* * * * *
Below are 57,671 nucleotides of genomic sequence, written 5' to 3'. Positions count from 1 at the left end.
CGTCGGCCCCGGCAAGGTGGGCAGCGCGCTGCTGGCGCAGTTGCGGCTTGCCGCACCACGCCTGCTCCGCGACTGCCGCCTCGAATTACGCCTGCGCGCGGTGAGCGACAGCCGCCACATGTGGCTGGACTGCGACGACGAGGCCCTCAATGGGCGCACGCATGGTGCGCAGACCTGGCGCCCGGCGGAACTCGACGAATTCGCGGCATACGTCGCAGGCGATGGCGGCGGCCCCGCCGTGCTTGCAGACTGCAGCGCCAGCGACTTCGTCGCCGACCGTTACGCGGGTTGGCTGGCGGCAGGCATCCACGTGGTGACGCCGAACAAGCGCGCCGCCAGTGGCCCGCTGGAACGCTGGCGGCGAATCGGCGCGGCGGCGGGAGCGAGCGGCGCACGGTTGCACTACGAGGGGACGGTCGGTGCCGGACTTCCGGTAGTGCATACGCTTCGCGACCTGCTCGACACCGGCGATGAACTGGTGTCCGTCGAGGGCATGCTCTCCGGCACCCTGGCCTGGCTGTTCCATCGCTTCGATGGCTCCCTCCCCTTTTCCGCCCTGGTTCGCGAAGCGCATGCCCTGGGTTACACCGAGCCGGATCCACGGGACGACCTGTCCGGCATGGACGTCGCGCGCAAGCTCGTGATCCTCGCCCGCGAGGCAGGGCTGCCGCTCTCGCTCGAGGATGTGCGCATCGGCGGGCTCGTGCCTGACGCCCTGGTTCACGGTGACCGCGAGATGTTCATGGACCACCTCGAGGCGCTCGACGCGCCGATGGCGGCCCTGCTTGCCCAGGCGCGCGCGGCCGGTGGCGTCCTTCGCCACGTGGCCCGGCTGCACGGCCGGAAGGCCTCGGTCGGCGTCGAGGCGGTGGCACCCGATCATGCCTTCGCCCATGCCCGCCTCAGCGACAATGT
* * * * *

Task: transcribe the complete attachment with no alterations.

Below are 57,671 nucleotides of genomic sequence, written 5' to 3'. Positions count from 1 at the left end.
CGTCGGCCCCGGCAAGGTGGGCAGCGCGCTGCTGGCGCAGTTGCGGCTTGCCGCACCACGCCTGCTCCGCGACTGCCGCCTCGAATTACGCCTGCGCGCGGTGAGCGACAGCCGCCACATGTGGCTGGACTGCGACGACGAGGCCCTCAATGGGCGCACGCATGGTGCGCAGACCTGGCGCCCGGCGGAACTCGACGAATTCGCGGCATACGTCGCAGGCGATGGCGGCGGCCCCGCCGTGCTTGCAGACTGCAGCGCCAGCGACTTCGTCGCCGACCGTTACGCGGGTTGGCTGGCGGCAGGCATCCACGTGGTGACGCCGAACAAGCGCGCCGCCAGTGGCCCGCTGGAACGCTGGCGGCGAATCGGCGCGGCGGCGGGAGCGAGCGGCGCACGGTTGCACTACGAGGGGACGGTCGGTGCCGGACTTCCGGTAGTGCATACGCTTCGCGACCTGCTCGACACCGGCGATGAACTGGTGTCCGTCGAGGGCATGCTCTCCGGCACCCTGGCCTGGCTGTTCCATCGCTTCGATGGCTCCCTCCCCTTTTCCGCCCTGGTTCGCGAAGCGCATGCCCTGGGTTACACCGAGCCGGATCCACGGGACGACCTGTCCGGCATGGACGTCGCGCGCAAGCTCGTGATCCTCGCCCGCGAGGCAGGGCTGCCGCTCTCGCTCGAGGATGTGCGCATCGGCGGGCTCGTGCCTGACGCCCTGGTTCACGGTGACCGCGAGATGTTCATGGACCACCTCGAGGCGCTCGACGCGCCGATGGCGGCCCTGCTTGCCCAGGCGCGCGCGGCCGGTGGCGTCCTTCGCCACGTGGCCCGGCTGCACGGCCGGAAGGCCTCGGTCGGCGTCGAGGCGGTGGCACCCGATCATGCCTTCGCCCATGCCCGCCTCAGCGACAATGT